We know about the classic gamers of the hardwood -- Michael Jordan, Magic Johnson, and Larry Bird, among others. They were the players that could be counted on to produce, night in and night out. When a game winner was needed, the clutch ballers came through -- think Michael Jordan and "The Shot" that downed Cleveland in 1989.

Just as there are kings of the basketball court, there are superstar stocks as well. We know their names: FedEx (NYSE:FDX), Starbucks (NASDAQ:SBUX), and eBay (NASDAQ:EBAY). Recently, Motley Fool staff writer Seth Jayson took a look at some of the players that are trying to bring their A-game to the sports retail market. In it, Dick's Sporting Goods (NYSE:DKS) was highlighted as the largest of such retailers.

Dick's has established quite a track record while being followed by Fool analysts. As it steps up to the line once again, let's see whether it has what it takes to make another bucket.

What sticks out most from its latest earnings report is that the impact of the Galyan's acquisition can be seen throughout. Although the Galyan's effect was not included in its comparable store sales figures, it was included in its overall revenues that put up a big jump shot with a 43% increase to $2.1 billion for fiscal 2004.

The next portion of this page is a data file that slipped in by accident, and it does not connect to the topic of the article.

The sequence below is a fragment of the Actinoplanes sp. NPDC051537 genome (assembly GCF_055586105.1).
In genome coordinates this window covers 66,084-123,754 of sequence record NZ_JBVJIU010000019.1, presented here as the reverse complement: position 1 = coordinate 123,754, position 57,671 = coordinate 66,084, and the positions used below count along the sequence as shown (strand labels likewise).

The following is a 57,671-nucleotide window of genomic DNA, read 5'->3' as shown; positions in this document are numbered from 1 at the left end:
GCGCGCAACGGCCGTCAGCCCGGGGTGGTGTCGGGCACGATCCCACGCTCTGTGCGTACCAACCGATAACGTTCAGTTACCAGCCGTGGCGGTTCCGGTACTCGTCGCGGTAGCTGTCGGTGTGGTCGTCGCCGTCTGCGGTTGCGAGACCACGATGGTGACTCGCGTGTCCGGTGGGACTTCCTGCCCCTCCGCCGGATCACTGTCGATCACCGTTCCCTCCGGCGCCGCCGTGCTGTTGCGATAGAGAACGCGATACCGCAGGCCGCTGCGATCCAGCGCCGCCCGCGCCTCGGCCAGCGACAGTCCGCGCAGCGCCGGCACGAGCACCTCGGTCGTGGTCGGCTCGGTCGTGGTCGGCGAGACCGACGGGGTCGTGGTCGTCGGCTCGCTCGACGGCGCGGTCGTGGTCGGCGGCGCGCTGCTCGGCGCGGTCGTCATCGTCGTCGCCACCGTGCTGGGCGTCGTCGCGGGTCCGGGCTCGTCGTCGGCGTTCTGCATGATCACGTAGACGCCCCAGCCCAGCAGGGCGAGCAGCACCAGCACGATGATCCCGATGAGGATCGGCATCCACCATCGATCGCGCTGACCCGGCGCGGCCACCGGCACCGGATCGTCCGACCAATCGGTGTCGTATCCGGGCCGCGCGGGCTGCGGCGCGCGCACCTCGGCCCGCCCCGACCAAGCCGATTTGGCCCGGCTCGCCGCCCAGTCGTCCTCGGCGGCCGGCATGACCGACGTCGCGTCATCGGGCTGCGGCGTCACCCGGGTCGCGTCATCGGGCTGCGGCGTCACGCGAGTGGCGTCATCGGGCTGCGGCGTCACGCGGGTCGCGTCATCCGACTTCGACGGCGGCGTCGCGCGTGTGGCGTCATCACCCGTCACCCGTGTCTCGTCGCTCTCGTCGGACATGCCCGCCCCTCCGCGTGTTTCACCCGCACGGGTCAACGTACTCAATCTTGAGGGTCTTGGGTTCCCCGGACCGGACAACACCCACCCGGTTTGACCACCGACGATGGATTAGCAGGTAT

From its sales, Dick's reined in $66.9 million of net income, bringing its year-end earnings per share (EPS) to $1.26. Its earnings would have been substantially higher, but the costs associated with the merger accounted for $12.2 million on the year, hitting its EPS by $0.23.

As expected, the merger also weighed on the company's operating margins. For the year, its operating margins came in at 5.1%, down 12% year over year. There will be additional merger costs going forward into 2005, so it will be interesting to see whether Dick's can manage to stabilize its profit margins.

Given the possibility of continued deteriorating margins, there is substantial risk in buying this stock while it trades at 28.7 times its earnings. Dick's may indeed be the big dog in the sporting goods paint, but there's a bigger Shaq in its way -- a rich valuation -- that makes a slam-dunk investment here unlikely.

Check out these articles to read up on other retailers in the sporting goods market:

Fool contributor Jeremy MacNealy does not own shares in any of the companies mentioned.